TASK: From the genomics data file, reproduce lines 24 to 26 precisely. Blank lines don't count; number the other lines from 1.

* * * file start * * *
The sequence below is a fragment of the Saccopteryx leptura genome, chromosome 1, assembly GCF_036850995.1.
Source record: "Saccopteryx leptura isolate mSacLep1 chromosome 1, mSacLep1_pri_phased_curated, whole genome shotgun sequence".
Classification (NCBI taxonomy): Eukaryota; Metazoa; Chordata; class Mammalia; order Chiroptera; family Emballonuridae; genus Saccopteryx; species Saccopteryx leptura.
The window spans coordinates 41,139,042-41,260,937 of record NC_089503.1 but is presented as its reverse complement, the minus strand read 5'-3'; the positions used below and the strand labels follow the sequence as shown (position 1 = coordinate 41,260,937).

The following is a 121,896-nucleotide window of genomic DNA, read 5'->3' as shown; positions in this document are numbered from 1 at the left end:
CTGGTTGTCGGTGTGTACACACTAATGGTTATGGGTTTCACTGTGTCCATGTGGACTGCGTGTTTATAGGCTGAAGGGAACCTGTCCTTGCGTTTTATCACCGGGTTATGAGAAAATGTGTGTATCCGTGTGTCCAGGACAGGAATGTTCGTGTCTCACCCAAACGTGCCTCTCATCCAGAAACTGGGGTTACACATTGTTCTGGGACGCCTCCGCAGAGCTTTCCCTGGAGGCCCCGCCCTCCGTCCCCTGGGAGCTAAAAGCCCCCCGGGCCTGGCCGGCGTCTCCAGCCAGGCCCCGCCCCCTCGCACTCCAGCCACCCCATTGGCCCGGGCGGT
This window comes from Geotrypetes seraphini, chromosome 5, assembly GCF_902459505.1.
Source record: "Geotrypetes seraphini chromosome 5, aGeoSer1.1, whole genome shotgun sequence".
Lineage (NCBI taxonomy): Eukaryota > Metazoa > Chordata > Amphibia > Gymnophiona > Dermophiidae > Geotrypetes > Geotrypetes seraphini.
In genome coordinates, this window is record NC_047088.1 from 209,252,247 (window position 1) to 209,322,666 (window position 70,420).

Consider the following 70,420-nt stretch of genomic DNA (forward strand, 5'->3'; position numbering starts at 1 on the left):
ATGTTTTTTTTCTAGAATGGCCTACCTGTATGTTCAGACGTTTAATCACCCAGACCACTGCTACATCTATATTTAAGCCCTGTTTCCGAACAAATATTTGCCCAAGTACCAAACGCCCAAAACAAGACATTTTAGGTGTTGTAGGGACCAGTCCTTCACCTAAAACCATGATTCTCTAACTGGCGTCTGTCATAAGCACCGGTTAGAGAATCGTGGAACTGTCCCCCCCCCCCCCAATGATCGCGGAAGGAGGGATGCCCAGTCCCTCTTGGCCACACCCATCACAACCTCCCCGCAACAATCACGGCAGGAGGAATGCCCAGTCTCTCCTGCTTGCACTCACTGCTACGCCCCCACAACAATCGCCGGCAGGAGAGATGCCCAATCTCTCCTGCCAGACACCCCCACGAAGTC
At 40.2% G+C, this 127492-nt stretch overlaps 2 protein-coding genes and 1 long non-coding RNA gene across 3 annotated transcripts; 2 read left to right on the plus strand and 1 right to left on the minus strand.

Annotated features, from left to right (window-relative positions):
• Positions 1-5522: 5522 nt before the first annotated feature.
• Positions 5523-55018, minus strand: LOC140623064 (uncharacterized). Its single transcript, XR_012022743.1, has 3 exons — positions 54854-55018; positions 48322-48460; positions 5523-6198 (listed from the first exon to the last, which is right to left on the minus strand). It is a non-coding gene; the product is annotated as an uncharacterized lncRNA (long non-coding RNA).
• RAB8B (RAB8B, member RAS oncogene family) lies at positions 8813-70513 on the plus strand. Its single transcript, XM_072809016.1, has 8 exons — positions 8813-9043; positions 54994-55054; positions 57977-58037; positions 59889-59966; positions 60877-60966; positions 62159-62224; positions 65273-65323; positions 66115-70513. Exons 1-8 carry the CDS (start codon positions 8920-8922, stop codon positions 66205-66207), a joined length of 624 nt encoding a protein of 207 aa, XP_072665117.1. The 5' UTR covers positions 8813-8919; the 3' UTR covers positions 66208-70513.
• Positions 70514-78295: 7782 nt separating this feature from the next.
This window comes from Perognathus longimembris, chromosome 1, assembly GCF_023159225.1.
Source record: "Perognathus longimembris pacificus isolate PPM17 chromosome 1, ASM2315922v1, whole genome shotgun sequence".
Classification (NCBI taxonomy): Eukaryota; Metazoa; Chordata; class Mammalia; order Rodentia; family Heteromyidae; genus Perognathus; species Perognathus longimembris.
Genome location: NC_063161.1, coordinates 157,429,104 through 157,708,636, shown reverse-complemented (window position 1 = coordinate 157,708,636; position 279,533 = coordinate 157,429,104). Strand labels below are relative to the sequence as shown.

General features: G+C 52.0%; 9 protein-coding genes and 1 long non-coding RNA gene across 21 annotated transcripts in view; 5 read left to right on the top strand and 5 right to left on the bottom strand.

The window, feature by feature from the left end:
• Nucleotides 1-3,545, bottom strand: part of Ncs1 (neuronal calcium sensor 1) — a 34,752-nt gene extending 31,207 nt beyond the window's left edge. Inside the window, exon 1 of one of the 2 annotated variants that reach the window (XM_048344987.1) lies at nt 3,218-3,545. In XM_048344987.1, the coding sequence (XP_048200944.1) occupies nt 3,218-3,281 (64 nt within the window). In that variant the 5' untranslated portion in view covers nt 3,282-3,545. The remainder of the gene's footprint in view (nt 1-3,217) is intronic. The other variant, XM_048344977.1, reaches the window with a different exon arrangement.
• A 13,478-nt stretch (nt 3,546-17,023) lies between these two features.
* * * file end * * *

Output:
The window, feature by feature from the left end:
• Nucleotides 1-3,545, bottom strand: part of Ncs1 (neuronal calcium sensor 1) — a 34,752-nt gene extending 31,207 nt beyond the window's left edge. Inside the window, exon 1 of one of the 2 annotated variants that reach the window (XM_048344987.1) lies at nt 3,218-3,545. In XM_048344987.1, the coding sequence (XP_048200944.1) occupies nt 3,218-3,281 (64 nt within the window). In that variant the 5' untranslated portion in view covers nt 3,282-3,545. The remainder of the gene's footprint in view (nt 1-3,217) is intronic. The other variant, XM_048344977.1, reaches the window with a different exon arrangement.
• A 13,478-nt stretch (nt 3,546-17,023) lies between these two features.